That’s the BBC view from Barney Rowan, who is one of a handful of journalists in a position to know and one of their top analytical editors, Mark Devenport.
Rowan notes the pressure from developments in the outside world:
In the same way that after the 11 September attacks speeded up the movement towards decommissioning, Gerry Adam and Martin McGuinness will have to ensure that off the back of the London attacks that they get the IRA to the right side of the political lines. That is why the statement has to be crystal clear. If it requires a dictionary to understand, then Tony Blair will put it in the bin.
And there is some circumstantial evidence that ‘something’ is in the wind:
There are a number of interesting little pointers: General de Chastelain and Andrew Sens – his colleague on the decommissioning body – have remained in Dublin. Adams and McGuinness are the “two most significant figures”.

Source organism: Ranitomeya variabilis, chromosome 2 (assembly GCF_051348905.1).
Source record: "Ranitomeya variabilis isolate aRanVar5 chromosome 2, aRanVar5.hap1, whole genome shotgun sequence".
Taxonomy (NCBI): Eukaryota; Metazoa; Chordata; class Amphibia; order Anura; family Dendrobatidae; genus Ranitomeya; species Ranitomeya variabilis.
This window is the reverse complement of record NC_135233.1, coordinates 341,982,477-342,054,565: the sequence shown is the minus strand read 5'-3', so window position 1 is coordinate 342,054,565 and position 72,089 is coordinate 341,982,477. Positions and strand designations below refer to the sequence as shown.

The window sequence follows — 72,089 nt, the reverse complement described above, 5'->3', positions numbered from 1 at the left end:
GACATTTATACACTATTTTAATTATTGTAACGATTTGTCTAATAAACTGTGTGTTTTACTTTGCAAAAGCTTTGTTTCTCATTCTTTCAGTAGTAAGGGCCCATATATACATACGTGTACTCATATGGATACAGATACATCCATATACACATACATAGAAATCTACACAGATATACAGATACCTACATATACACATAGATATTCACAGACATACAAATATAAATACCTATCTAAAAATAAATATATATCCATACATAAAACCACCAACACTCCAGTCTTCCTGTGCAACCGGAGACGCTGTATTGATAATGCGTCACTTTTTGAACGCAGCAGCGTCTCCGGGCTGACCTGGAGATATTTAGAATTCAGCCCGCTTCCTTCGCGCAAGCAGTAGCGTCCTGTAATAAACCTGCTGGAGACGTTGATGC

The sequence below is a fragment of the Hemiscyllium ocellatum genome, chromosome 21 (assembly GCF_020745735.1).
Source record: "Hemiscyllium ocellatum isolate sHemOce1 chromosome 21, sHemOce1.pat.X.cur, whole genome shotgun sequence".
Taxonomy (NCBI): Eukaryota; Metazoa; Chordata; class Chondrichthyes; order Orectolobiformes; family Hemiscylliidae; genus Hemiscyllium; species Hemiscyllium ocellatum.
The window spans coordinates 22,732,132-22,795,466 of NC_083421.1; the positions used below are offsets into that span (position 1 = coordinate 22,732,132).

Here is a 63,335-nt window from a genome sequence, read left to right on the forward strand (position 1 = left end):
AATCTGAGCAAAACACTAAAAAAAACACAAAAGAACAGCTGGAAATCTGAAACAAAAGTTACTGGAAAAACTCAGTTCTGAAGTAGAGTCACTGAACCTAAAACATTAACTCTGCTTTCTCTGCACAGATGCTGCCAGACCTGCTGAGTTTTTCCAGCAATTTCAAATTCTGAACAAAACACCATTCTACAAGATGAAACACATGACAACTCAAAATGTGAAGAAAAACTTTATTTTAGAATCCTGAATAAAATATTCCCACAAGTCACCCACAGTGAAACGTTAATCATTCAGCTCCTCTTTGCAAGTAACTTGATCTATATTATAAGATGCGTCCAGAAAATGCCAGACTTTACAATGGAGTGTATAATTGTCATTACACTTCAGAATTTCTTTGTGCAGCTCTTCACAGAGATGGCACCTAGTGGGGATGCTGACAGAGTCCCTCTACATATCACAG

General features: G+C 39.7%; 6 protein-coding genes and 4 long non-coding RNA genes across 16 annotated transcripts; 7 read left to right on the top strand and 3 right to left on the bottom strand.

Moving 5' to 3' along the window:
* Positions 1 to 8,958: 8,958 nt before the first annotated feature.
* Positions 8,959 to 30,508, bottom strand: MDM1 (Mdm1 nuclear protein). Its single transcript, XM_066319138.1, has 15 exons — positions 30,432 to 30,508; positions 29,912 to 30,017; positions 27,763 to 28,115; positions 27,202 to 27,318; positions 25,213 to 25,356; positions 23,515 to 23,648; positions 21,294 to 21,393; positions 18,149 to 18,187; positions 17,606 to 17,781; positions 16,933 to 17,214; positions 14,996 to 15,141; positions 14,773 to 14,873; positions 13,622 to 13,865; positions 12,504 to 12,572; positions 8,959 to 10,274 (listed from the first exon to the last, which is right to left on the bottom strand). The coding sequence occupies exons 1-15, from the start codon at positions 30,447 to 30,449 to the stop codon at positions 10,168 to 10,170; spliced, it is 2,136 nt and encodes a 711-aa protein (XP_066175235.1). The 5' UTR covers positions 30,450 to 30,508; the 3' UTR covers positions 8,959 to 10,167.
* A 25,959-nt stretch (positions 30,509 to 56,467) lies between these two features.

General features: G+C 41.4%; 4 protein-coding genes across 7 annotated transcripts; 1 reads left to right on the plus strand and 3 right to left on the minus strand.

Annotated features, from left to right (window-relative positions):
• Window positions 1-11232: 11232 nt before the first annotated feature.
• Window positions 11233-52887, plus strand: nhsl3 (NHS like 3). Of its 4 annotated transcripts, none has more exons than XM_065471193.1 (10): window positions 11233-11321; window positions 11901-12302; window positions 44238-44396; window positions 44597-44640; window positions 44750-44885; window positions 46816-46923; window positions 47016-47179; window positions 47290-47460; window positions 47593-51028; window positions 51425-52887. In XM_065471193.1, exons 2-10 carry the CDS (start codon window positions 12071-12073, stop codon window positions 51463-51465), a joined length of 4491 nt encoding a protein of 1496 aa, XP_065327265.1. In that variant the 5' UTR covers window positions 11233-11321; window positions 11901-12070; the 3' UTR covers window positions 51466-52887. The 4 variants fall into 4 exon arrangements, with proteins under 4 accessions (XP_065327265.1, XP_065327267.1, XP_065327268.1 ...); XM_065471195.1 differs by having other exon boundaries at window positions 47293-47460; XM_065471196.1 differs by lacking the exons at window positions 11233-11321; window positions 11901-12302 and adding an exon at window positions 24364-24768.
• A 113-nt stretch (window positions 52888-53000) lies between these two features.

The other thing we should watch out for over the next day or two is for any developments over the case of Sean Kelly. Kelly – the Shankill bomber – was recently returned to jail after the secretary of state suspended his early release licence. Up to this point, he has not made an application to the Sentence Review Commission. I imagine over the next days we might get some indication that that application is now being made.
If the statement was to come out in the course of the next week that would have the benefit for people like Tony Blair could be around in order to give a reaction to it. At the time of the 11 September attacks, people said that this would have speeded up IRA decommissioning and made it more definite. It would also give a bit of a run-up time to any report from the Independent Monitoring Commission (IMC) in the autumn. There is a logic to the IRA moving a little sooner rather than later because the IMC will not have anything to verify if the IRA move comes just before they are about to report.